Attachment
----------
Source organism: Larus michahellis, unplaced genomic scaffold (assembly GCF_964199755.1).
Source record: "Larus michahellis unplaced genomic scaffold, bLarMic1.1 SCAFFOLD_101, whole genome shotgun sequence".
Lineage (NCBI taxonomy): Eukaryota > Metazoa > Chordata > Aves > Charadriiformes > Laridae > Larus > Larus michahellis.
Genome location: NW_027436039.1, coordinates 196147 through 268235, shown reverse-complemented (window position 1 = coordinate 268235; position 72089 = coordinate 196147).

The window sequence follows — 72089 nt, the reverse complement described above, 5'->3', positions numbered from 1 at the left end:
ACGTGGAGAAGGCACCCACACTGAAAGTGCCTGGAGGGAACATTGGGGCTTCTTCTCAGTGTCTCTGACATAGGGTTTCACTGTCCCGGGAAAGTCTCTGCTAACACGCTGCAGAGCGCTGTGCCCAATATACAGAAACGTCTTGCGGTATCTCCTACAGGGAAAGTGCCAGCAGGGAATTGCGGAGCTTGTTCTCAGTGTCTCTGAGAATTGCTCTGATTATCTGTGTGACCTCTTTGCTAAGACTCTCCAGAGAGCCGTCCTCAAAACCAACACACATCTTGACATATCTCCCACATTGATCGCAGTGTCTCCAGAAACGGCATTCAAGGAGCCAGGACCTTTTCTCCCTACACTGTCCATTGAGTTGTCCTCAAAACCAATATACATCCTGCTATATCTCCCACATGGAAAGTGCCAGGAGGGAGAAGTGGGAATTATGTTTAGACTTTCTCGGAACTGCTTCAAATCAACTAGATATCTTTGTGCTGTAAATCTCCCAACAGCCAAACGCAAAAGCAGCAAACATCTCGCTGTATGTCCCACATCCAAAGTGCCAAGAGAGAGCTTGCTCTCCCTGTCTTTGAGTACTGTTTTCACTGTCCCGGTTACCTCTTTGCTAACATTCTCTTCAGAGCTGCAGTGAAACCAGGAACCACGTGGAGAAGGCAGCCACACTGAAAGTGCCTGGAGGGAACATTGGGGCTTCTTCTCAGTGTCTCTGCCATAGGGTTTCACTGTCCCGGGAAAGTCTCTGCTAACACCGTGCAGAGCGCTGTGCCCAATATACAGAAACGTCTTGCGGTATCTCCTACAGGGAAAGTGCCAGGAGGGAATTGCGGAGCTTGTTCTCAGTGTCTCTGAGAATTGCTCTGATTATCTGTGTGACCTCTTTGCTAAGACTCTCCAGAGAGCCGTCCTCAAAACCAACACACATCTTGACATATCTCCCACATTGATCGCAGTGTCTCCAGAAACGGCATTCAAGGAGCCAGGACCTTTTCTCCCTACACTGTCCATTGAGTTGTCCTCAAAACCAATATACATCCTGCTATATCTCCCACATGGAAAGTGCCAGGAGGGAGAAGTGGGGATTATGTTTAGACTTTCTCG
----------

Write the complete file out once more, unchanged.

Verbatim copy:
Source organism: Larus michahellis, unplaced genomic scaffold (assembly GCF_964199755.1).
Source record: "Larus michahellis unplaced genomic scaffold, bLarMic1.1 SCAFFOLD_101, whole genome shotgun sequence".
Lineage (NCBI taxonomy): Eukaryota > Metazoa > Chordata > Aves > Charadriiformes > Laridae > Larus > Larus michahellis.
Genome location: NW_027436039.1, coordinates 196147 through 268235, shown reverse-complemented (window position 1 = coordinate 268235; position 72089 = coordinate 196147).

The window sequence follows — 72089 nt, the reverse complement described above, 5'->3', positions numbered from 1 at the left end:
ACGTGGAGAAGGCACCCACACTGAAAGTGCCTGGAGGGAACATTGGGGCTTCTTCTCAGTGTCTCTGACATAGGGTTTCACTGTCCCGGGAAAGTCTCTGCTAACACGCTGCAGAGCGCTGTGCCCAATATACAGAAACGTCTTGCGGTATCTCCTACAGGGAAAGTGCCAGCAGGGAATTGCGGAGCTTGTTCTCAGTGTCTCTGAGAATTGCTCTGATTATCTGTGTGACCTCTTTGCTAAGACTCTCCAGAGAGCCGTCCTCAAAACCAACACACATCTTGACATATCTCCCACATTGATCGCAGTGTCTCCAGAAACGGCATTCAAGGAGCCAGGACCTTTTCTCCCTACACTGTCCATTGAGTTGTCCTCAAAACCAATATACATCCTGCTATATCTCCCACATGGAAAGTGCCAGGAGGGAGAAGTGGGAATTATGTTTAGACTTTCTCGGAACTGCTTCAAATCAACTAGATATCTTTGTGCTGTAAATCTCCCAACAGCCAAACGCAAAAGCAGCAAACATCTCGCTGTATGTCCCACATCCAAAGTGCCAAGAGAGAGCTTGCTCTCCCTGTCTTTGAGTACTGTTTTCACTGTCCCGGTTACCTCTTTGCTAACATTCTCTTCAGAGCTGCAGTGAAACCAGGAACCACGTGGAGAAGGCAGCCACACTGAAAGTGCCTGGAGGGAACATTGGGGCTTCTTCTCAGTGTCTCTGCCATAGGGTTTCACTGTCCCGGGAAAGTCTCTGCTAACACCGTGCAGAGCGCTGTGCCCAATATACAGAAACGTCTTGCGGTATCTCCTACAGGGAAAGTGCCAGGAGGGAATTGCGGAGCTTGTTCTCAGTGTCTCTGAGAATTGCTCTGATTATCTGTGTGACCTCTTTGCTAAGACTCTCCAGAGAGCCGTCCTCAAAACCAACACACATCTTGACATATCTCCCACATTGATCGCAGTGTCTCCAGAAACGGCATTCAAGGAGCCAGGACCTTTTCTCCCTACACTGTCCATTGAGTTGTCCTCAAAACCAATATACATCCTGCTATATCTCCCACATGGAAAGTGCCAGGAGGGAGAAGTGGGGATTATGTTTAGACTTTCTCG